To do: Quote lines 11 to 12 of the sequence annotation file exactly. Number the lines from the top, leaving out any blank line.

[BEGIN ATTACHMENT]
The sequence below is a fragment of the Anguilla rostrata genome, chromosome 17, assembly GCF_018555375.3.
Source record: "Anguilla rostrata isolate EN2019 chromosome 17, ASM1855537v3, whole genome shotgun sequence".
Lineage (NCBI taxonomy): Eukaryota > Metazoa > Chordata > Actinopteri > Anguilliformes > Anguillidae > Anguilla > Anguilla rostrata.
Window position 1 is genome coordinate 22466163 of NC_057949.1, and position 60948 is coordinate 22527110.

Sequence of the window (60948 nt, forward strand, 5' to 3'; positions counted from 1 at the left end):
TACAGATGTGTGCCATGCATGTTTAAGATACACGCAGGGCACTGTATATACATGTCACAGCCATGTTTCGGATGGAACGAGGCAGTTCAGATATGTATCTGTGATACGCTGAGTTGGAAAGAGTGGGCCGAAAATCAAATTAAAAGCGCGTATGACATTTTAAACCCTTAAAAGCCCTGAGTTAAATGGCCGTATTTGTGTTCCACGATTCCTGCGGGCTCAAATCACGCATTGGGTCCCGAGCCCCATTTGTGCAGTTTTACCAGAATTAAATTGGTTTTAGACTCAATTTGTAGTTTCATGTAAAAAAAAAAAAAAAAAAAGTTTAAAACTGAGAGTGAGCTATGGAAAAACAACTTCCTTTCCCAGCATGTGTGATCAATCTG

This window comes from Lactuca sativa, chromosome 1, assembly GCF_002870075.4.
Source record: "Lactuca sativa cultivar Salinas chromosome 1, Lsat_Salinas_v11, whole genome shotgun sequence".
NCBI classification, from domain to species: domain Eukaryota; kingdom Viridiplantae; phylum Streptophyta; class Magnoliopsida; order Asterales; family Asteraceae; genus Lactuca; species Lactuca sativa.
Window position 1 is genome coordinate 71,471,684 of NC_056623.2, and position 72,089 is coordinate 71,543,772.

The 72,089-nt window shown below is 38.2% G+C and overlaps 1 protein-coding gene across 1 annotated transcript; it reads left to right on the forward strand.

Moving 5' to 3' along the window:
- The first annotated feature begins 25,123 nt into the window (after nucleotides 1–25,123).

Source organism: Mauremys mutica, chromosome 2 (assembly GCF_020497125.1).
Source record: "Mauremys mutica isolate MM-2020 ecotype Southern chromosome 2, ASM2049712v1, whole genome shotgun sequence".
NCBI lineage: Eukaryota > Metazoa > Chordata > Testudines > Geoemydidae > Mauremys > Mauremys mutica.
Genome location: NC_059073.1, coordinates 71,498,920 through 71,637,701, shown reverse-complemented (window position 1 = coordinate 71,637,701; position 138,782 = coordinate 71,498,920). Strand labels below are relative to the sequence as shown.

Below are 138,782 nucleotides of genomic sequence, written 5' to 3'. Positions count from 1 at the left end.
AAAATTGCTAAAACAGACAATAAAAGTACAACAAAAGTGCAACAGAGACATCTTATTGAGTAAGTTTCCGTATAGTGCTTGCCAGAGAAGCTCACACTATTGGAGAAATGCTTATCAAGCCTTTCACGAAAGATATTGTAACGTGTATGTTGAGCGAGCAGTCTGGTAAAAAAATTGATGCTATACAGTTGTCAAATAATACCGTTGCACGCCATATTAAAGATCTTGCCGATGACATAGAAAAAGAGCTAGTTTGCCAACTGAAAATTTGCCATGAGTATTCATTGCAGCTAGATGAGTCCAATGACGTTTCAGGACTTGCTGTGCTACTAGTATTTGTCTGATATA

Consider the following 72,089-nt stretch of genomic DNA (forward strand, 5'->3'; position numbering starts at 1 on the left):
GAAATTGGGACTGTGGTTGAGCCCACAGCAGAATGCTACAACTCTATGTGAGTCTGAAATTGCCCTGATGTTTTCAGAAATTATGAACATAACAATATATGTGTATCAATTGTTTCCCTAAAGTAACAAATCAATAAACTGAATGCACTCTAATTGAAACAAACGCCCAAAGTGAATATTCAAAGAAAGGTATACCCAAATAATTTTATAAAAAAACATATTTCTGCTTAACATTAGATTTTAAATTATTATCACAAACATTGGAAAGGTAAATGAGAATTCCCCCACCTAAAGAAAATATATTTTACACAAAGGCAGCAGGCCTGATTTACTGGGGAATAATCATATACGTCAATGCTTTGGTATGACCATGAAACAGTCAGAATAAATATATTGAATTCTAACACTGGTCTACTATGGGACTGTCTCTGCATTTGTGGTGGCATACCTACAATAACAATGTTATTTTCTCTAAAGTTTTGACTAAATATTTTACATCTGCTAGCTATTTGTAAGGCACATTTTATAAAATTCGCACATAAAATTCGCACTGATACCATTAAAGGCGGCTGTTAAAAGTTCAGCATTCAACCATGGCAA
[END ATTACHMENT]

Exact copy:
The 72,089-nt window shown below is 38.2% G+C and overlaps 1 protein-coding gene across 1 annotated transcript; it reads left to right on the forward strand.

Moving 5' to 3' along the window: